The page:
This has been a bad few weeks for the Obama administration.
The swirl surrounding DOJ's subpoena of reporters' telephone records and the IRS's targeting of groups opposed to the administration has made a lot of Americans uneasy. Some of them former supporters of the president.
I keep hoping that things are not as bad as they seem above the Rio Bravo. But yesterday morning's lead newspaper story tripped the "what are you people thinking" alarm.
"Spy agency reportedly getting Verizon records." The headline sounded rather mundane. Until you got to the meat of the story.
The National Security Agency (NSA) believes that millions of Americans are potential terrorists. That is the most benign explanation I can conjure up. Under the PATRIOT Act, NSA has collected the telephone records of millions of American Verizon customers. Not just once, but daily -- for who knows how long.
All telephone calls. Within The States. And from foreign locations calling into The States.
Mind you, there is no requirement for the Obama administration to show any basis for that request. The law allows it.
That is one reason I opposed the broad surveillance provisions of the PATRIOT Act when Congress initially passed it and recently revised it. Because I feared someone would grab the power handed to him. Someone apparently has.
This time there is no outraged president on television telling us how angry he is at the IRS. Just silence.
I want to be very clear about one thing. I strongly support surveillance based on reliable information. And I am not opposed to counterintelligence operations.
The reason airplanes have not been falling out of the skies for over the past decade has nothing to do with the comic opera TSA performance art that takes place every day in airports. That is merely an act to placate we fearful rubes. To make us believe our fellow passengers will leave their pipe bombs at home for fear of being found out by the Barney Fifes of the skyways.
Anti-terrorism works only if you can stop an operation long before it reaches its target. The FBI has been very successful at doing that.
How do we know? First, because of the series of arrests the FBI has made nipping terrorist acts in the bud.
But, there is another piece of evidence. Something that has not happened. We have not experienced suicide bombers blowing themselves up in TSA lines while we are all crowded together in perfect target formation. As happens regularly in Baghdad and Damascus these days.
The world is not a black and white place. At times, evil must be committed to prevent a greater evil. But the wide-net monitoring of million of Verizon customers steps over that line.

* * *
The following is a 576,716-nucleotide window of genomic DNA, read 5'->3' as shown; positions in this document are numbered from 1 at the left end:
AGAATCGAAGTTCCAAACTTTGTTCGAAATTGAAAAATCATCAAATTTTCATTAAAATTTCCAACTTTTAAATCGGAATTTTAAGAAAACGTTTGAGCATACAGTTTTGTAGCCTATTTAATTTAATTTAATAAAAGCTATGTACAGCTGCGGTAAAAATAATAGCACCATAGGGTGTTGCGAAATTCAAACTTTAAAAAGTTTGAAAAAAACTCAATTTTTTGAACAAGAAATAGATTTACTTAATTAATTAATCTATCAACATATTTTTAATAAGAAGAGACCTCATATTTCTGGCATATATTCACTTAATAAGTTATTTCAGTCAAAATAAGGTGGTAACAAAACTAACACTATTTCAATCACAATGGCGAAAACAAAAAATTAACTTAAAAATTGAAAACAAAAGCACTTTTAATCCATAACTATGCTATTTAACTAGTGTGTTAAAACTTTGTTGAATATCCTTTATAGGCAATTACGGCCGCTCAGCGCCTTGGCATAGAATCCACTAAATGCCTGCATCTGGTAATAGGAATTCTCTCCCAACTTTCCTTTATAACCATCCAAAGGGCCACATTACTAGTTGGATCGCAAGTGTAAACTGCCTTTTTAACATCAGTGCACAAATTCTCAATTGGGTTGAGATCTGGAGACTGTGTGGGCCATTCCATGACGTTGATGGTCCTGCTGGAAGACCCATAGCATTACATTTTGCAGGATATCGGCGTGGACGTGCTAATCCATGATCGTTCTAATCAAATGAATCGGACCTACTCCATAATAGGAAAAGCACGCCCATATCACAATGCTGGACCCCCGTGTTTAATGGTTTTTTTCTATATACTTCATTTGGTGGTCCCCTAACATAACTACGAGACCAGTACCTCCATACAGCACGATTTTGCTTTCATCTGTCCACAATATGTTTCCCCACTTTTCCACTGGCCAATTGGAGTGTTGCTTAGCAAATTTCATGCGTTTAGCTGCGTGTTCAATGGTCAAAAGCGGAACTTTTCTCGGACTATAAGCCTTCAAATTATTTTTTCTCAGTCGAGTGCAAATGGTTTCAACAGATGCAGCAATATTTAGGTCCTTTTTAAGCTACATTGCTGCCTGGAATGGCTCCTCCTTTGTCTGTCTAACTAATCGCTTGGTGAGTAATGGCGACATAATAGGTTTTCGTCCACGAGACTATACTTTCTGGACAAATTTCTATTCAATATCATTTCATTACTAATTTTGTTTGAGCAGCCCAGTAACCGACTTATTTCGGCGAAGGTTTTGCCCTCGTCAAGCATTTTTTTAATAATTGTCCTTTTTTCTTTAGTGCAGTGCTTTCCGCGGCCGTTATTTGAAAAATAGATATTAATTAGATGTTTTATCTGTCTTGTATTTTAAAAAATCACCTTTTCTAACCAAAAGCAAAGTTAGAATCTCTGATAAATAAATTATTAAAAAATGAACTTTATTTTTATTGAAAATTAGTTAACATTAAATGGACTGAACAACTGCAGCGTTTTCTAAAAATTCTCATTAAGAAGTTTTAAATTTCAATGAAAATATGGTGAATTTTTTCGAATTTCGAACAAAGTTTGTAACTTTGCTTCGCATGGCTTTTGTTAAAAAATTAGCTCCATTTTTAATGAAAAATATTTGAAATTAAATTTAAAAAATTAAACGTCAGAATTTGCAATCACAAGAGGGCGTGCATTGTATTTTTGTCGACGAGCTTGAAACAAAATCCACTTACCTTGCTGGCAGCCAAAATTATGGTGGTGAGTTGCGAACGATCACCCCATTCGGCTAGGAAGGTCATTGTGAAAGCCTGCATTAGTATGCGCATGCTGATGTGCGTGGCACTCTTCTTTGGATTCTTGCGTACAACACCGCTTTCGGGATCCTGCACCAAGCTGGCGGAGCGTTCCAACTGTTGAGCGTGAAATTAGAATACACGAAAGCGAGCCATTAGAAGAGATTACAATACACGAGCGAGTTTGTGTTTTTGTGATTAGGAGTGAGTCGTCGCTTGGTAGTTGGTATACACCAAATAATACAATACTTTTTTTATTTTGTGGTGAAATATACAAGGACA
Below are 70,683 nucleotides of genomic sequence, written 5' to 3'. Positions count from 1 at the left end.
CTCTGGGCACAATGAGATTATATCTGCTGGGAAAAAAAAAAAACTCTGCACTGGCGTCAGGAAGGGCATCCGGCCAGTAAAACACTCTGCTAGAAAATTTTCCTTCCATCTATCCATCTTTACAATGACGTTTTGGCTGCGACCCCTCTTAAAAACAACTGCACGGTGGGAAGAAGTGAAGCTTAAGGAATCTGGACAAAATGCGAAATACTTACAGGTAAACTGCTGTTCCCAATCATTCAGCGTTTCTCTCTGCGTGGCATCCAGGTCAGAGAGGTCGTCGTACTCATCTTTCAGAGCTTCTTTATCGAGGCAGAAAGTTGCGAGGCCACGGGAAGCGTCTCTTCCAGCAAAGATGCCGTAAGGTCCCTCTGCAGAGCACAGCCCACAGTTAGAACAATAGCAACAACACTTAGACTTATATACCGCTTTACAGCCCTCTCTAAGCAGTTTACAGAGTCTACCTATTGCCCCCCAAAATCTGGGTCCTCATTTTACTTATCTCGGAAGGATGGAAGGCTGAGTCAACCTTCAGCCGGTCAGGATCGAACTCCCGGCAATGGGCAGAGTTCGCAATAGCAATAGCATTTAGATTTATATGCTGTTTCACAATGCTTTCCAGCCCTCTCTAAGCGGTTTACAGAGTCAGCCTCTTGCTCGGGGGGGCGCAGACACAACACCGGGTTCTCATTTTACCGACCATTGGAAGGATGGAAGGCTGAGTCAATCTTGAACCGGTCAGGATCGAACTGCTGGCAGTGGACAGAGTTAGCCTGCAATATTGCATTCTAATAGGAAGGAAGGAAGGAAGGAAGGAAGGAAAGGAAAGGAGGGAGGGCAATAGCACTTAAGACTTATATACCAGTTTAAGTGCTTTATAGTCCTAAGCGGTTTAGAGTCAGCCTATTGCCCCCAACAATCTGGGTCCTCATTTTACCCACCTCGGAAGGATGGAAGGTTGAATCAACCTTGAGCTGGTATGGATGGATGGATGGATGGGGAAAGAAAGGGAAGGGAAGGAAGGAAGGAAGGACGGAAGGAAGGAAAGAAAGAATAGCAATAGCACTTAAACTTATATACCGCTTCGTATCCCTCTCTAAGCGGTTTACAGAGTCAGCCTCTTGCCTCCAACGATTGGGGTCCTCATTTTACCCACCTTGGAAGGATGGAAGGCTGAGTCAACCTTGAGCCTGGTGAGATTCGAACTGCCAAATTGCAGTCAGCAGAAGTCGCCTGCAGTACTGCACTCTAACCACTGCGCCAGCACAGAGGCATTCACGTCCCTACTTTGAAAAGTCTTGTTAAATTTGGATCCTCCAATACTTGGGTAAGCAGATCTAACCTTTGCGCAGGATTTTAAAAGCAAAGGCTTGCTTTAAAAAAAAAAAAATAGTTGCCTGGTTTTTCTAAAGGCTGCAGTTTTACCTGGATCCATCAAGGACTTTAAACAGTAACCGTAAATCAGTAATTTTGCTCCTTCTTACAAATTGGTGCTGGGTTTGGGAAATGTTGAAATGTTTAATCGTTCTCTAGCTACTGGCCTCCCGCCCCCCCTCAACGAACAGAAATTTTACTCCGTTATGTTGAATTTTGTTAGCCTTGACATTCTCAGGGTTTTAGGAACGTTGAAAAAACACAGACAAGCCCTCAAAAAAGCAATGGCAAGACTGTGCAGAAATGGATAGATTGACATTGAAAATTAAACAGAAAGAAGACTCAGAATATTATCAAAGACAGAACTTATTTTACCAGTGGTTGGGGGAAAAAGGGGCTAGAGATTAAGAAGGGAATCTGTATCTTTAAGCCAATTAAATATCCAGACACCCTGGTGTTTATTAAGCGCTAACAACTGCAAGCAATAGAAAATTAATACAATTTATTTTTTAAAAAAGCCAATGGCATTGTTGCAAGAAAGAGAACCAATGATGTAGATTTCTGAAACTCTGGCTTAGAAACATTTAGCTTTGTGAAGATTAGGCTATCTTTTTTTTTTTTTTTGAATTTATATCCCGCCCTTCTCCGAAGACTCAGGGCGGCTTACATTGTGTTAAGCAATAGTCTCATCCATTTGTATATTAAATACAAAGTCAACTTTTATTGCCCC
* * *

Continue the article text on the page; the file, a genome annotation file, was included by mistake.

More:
The fact that this trampling of constitutional search and seizure rights would not seem so bad if it had not followed immediately on DOJ's telephone record seizure designed to cow reporters and the IRS's Stalinesque enemy's list harassment of people opposed to the administration.
Any attempt to come up with a non-political motivation will simply sound hollow. Maybe that is the reason for the silence.
Is the Verizon surveillance really for national security purposes? Or is Elizabeth Goitein, of the clumsily-named Liberty and National Security Program at the Brennan Center for Justice, onto something?
"This is a truly stunning revelation. This suggests that the government has been compiling a comprehensive record of Americans' associations and possibly even their whereabouts."
So, there is the evil. And it is a big one. Americans should be outraged that their government has forgotten its place. Most Americans say they want a night watchman model of governance that protects us -- not one that acts as if it can do to the people whatever it chooses.
I am tempted to suggest that every Verizon customer should make friends around the world with all the Mustafs, Omars, and Husseins that they can find -- and call daily for chats with obvious code words. Of course, that is probably a violation of some statute on my part -- Conspiring to be Humorous on Serious Topics in the Second Degree, or some such thing.
Just a month ago, President Obama, in a commencement speech at Ohio State, declared: "[Y]ou'll hear voices that incessantly warn of
government as nothing more than some separate, sinister entity that's
the root of all our problems ... . You should
reject these voices. "
Well, Mr. President. After the people's government threatens a free press, harasses its political enemies, and starts monitoring its citizens' telephone calls, you may want to re-think those words. Because it appears that more Americans are getting paranoid.
And, as the old saying goes, it appears that someone may actually be out to get them.